Every advance review you see of Mad Men has certain caveats attached. No spoilers is a big issue, which is fine – who’d want to be responsible for spoiling such a richly textured show and distilling all that joy into one or two ‘surprise’ plot aspects? But beyond that show creator Matt Weiner has some very specific areas he does not want to have discussed prior to air. They are:
- The year the story takes place
- —‘- ———
- R—– ——
- Don’s romantic life
And honestly, that’s all reasonable. For those reviewing the episode, however, it doesn’t lead to a whole lot to discuss. Especially considering how interesting the R—– —— material is.
Televised Revolution’s Simon Band and Dan Barrett sat down one evening for a chat about the episode that relates possibly more to the world surrounding the show, using the episode more as a catalyst for consideration. This is that conversation.
DAN: This is the beginning of the end of the show, Simon, how are we going to cope in 7 weeks?
SIMON: Probably by watching it all again. I feel I have a few months before it really sinks in. How are you feeling now we know the end is nigh?
DAN: It’s been an unusual ride for me. I love the show and have since the start, but have never seen most of the episodes more than the once. A few weeks ago I thought I’d start from episode 1 and watch it through to the mid point in season 7, ready for this week when the show returns.
So, I feel like I’ve been living in close proximity to the Sterling Cooper office staff for a few months.
SIMON: And have you succeeded? Getting it all to wash over you in time? It’s quite an ask.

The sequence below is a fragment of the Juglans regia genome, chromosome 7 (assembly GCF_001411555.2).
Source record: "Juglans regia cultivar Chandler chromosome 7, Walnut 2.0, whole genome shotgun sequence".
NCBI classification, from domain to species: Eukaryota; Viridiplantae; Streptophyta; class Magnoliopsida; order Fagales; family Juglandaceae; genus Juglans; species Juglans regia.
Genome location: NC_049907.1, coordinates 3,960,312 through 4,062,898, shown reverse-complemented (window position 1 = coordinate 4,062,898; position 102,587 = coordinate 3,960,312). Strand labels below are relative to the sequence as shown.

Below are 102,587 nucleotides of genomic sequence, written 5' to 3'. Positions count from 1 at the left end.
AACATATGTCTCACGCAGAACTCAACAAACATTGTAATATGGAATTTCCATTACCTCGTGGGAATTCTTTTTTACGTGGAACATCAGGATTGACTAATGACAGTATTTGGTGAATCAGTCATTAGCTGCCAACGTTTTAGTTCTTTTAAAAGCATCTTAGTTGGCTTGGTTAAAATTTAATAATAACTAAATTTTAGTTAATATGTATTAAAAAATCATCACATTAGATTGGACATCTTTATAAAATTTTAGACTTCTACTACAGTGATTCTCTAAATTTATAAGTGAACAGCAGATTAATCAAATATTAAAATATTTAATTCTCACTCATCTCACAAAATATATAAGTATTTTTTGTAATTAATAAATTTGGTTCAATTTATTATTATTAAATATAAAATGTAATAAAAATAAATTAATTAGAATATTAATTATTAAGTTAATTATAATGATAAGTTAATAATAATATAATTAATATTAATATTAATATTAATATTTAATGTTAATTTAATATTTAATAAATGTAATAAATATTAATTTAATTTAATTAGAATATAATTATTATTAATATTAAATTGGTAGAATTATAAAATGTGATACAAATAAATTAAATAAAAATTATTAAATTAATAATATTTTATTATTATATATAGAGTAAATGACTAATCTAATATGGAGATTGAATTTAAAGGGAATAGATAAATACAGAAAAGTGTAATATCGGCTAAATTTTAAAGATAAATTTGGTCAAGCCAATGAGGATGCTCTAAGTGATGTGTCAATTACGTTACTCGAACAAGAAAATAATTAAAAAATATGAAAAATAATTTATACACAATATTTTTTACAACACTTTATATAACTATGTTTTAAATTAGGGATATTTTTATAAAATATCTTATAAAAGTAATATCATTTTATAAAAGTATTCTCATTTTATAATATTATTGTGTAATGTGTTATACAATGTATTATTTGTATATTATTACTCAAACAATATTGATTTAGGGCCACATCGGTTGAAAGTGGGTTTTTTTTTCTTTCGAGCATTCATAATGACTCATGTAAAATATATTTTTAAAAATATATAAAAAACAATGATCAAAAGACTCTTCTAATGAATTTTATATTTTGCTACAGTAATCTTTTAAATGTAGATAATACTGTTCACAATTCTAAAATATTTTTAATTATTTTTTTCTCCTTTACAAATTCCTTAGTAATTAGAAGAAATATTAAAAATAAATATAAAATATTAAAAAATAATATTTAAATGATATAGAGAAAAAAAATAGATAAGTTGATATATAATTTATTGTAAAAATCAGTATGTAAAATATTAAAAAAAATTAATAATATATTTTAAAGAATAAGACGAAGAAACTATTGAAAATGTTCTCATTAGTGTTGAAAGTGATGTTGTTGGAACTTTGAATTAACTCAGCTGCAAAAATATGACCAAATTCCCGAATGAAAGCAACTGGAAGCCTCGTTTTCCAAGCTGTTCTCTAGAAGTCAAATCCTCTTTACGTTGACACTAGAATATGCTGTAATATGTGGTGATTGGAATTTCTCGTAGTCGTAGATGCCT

DAN: It’s going to be really hard. The world of Mad Men is just so comfortable and inviting….even if the world of 1960’s America isn’t quite as squeaky clean as it seemed looking back.
I fully caught up the day before watching this ‘season return’.
SIMON: And you use ‘season return’ loosely.
DAN: Well, how did this feel to you? Did this feel like a season return, or are we in fact smack bang in the middle of a season? We saw a time jump and new hairstyles with this return episode.
SIMON: Oh, I feel like it’s a whole new season, the time jump isn’t the most explicit in my opinion, but you do know that things have moved forward and things are changing, both in and out of the offices. Hell moustaches are cool now. So it’s a whole new world.
I think it would be hard (at this stage) to argue that it’s the second half of last season. It has the feel of finality as it seems to be more about ghosts of the past rather than what happened in 7a.
DAN: I’m a bit structuralist. And I suspect Matt Weiner is also, to an extent. The shape and form of the narrative is important to me as a story consumer. So, as I approach this final run of episodes, I’m at a bit of a loss as to where Don’s arc is at at this point. It feels like he’s resolved most of the ghosts of his past and he’s at a clean point in his life with little holding him down. He’s open to his kids about his former life. His co-workers know of his background. Betty and Megan both know his truths.
I really thought this final run of episodes would be about him accepting Don as his true identity, as opposed to the mask he thought he was wearing. And that Megan would play a part in that.
SIMON: Very early on in the episode we see Don talking very openly about growing up in a brothel, with was a big surprise.
Although thematically there is still this laser vision on death, which I suppose has been there from the beginning, but we have an episode filled with death theory bait that will be filling up a sub-reddit.
DAN: Do you really think the show would go there? For every character, the fate worse than death is to leave the company. Would Don leaving Sterling Cooper be a more final conclusion to the show than for Don to die on the job at Sterling Cooper?